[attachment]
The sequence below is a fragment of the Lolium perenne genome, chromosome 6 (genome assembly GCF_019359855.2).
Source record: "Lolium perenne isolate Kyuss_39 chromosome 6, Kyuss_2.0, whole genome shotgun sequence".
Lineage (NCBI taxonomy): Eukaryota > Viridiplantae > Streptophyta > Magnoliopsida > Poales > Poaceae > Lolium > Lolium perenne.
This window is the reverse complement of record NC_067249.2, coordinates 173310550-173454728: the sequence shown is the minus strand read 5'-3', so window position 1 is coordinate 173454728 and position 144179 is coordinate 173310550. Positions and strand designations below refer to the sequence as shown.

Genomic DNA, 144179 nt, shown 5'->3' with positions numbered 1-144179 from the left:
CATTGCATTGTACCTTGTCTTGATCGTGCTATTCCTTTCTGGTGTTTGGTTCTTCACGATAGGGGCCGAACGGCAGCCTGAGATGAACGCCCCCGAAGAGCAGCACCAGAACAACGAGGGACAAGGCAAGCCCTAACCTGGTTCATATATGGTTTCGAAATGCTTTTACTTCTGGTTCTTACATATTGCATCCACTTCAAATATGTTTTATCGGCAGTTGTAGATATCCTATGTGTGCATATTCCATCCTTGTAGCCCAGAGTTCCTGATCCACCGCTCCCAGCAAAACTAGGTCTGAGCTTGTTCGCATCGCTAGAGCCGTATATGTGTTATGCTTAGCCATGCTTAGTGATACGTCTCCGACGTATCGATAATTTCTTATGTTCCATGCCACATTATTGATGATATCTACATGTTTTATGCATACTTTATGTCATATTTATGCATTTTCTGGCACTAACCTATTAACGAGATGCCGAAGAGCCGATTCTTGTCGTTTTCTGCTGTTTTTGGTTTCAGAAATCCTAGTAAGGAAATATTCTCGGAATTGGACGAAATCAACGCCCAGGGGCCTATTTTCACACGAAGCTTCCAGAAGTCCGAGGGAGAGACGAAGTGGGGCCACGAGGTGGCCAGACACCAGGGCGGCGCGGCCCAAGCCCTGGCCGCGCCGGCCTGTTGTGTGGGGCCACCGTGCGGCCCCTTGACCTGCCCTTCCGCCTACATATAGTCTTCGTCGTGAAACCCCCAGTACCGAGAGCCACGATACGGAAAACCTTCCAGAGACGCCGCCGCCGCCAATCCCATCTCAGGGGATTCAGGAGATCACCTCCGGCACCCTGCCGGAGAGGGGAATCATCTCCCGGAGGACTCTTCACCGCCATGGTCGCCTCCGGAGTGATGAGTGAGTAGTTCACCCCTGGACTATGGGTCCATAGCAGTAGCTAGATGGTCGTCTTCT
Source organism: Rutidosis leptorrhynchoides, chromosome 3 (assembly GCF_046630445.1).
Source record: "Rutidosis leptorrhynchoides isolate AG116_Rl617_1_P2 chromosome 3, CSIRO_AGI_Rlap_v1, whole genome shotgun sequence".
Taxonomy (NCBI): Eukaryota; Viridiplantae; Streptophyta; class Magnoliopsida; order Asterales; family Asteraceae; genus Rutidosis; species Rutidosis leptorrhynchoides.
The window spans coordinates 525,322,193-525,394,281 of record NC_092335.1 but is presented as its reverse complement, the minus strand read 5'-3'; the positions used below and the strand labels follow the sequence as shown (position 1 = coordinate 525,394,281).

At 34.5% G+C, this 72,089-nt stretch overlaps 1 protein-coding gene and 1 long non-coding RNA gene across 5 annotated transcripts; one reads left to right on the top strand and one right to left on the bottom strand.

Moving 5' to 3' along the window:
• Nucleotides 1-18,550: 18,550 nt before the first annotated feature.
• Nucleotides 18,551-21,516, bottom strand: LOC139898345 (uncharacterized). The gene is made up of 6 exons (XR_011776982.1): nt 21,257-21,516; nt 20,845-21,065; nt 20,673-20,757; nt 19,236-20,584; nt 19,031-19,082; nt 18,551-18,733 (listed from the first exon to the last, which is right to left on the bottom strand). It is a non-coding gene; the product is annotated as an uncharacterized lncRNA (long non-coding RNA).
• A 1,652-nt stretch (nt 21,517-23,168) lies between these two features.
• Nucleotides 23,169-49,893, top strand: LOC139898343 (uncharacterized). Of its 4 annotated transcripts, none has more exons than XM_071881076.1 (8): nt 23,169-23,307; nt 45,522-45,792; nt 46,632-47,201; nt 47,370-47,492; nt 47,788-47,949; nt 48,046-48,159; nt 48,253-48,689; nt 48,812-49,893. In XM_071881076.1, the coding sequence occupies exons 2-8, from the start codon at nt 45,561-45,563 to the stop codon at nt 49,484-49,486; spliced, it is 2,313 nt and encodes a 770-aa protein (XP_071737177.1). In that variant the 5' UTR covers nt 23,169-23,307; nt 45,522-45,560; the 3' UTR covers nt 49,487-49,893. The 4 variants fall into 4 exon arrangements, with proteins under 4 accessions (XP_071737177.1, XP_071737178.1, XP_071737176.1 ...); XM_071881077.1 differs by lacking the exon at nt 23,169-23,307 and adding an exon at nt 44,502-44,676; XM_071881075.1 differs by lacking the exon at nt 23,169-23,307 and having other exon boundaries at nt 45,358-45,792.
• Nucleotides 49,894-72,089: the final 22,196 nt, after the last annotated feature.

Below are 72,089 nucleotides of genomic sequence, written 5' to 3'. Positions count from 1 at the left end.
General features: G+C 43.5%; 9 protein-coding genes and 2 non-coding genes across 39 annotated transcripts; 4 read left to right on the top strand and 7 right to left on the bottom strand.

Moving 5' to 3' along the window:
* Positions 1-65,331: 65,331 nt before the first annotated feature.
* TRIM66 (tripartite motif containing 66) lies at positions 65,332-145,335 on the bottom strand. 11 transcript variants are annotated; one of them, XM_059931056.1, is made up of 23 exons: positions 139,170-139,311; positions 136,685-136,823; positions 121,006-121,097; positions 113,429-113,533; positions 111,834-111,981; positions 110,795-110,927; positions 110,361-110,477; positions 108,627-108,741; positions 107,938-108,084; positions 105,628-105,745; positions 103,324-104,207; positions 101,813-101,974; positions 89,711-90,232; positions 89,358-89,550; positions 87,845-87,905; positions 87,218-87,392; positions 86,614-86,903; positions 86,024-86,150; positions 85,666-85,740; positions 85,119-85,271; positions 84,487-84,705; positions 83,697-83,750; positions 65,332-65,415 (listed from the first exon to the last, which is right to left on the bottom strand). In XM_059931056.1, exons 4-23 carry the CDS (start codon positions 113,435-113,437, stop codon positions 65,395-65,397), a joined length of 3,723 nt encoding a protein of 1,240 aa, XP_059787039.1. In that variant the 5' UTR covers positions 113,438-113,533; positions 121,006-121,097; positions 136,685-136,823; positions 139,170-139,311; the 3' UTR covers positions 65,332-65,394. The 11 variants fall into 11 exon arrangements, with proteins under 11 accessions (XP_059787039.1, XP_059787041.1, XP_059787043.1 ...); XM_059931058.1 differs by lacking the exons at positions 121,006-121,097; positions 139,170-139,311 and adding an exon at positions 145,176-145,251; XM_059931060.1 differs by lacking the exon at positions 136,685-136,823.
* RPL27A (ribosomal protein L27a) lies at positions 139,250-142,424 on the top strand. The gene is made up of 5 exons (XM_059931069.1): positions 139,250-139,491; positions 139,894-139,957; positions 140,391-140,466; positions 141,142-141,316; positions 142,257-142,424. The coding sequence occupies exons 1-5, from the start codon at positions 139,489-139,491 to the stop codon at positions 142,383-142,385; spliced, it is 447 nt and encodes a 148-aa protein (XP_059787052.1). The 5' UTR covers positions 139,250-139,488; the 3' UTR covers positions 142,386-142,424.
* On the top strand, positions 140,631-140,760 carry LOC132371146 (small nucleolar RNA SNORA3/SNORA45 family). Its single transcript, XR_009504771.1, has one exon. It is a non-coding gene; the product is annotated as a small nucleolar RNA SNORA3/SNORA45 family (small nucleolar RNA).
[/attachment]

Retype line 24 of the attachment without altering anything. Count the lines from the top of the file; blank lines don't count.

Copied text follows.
* On the top strand, positions 140,631-140,760 carry LOC132371146 (small nucleolar RNA SNORA3/SNORA45 family). Its single transcript, XR_009504771.1, has one exon. It is a non-coding gene; the product is annotated as a small nucleolar RNA SNORA3/SNORA45 family (small nucleolar RNA).